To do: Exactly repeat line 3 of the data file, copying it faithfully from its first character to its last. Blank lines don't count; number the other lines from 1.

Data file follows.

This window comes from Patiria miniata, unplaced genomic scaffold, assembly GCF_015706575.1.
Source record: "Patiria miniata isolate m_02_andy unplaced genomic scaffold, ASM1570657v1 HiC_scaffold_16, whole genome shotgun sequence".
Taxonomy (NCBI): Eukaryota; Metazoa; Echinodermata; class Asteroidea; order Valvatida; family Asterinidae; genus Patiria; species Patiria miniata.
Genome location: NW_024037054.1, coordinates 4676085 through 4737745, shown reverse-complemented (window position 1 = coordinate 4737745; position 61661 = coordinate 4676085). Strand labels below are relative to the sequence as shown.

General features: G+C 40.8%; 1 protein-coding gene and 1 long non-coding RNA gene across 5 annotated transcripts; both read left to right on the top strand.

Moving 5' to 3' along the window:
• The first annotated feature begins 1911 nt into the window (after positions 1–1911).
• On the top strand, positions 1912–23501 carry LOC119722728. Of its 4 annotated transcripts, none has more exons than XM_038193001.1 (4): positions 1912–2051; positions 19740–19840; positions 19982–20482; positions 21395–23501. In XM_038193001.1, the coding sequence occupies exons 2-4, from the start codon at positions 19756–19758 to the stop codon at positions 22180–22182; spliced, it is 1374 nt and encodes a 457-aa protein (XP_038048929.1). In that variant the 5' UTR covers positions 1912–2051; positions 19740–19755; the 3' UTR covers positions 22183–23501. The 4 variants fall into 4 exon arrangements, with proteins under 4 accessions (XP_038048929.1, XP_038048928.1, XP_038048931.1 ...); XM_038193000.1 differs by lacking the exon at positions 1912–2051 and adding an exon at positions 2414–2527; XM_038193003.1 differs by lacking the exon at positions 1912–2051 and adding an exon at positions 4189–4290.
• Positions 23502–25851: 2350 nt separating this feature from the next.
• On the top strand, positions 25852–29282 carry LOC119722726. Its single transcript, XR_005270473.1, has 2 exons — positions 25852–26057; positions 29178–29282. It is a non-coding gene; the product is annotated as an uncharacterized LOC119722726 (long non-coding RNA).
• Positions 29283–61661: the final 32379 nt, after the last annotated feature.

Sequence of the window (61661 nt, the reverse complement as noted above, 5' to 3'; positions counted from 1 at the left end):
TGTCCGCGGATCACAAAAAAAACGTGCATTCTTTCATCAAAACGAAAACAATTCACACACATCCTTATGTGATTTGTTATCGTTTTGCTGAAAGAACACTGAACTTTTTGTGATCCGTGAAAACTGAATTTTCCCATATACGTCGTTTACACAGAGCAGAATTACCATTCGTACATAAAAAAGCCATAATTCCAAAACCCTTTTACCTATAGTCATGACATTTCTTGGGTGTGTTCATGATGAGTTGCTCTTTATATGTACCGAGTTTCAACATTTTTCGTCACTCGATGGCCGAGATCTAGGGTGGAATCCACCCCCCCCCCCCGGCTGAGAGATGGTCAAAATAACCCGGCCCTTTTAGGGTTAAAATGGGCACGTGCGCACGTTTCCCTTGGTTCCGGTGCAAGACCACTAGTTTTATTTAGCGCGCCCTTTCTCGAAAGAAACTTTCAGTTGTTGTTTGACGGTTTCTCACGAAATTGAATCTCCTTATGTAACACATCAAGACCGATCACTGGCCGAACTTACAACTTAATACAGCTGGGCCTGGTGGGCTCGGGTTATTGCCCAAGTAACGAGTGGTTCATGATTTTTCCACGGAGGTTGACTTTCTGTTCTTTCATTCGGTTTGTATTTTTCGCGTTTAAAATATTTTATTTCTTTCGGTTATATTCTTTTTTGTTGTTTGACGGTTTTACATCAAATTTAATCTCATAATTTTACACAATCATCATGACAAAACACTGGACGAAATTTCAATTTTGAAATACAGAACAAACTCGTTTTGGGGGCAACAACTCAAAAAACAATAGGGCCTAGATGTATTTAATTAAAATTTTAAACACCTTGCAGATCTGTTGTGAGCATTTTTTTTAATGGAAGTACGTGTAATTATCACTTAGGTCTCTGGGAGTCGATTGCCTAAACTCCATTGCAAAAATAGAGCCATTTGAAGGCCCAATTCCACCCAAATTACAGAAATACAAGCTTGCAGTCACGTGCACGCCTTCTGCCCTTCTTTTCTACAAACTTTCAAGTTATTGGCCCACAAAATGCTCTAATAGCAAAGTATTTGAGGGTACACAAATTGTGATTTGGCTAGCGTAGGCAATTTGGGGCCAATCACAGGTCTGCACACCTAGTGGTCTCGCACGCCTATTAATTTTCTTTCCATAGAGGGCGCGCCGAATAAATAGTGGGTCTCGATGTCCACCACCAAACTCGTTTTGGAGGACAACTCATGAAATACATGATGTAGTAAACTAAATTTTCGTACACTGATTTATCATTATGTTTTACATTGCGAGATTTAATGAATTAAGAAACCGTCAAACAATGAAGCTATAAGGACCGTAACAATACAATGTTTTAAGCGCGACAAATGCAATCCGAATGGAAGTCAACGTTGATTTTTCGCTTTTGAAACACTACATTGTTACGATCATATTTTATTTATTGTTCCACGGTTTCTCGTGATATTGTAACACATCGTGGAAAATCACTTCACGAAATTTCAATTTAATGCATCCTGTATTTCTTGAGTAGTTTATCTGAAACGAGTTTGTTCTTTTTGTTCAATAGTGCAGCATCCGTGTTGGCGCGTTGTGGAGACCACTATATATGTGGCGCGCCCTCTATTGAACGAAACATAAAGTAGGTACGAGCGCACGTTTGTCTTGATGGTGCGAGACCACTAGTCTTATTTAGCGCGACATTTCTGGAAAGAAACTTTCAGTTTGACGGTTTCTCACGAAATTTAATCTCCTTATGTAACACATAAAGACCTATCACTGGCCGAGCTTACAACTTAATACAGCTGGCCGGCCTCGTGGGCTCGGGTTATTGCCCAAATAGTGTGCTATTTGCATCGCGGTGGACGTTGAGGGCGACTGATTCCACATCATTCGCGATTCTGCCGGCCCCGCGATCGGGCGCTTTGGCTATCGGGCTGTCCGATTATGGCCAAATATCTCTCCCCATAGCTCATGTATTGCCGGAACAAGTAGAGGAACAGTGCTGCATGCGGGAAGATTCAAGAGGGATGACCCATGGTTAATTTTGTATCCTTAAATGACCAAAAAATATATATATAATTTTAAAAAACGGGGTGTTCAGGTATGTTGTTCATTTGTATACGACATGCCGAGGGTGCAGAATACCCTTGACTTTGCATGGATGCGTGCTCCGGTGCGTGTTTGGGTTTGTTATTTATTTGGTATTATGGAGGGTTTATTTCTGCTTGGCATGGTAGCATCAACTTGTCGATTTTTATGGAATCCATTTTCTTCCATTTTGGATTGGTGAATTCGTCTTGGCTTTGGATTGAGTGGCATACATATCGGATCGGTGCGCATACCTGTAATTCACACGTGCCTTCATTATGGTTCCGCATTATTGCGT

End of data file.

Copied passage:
Taxonomy (NCBI): Eukaryota; Metazoa; Echinodermata; class Asteroidea; order Valvatida; family Asterinidae; genus Patiria; species Patiria miniata.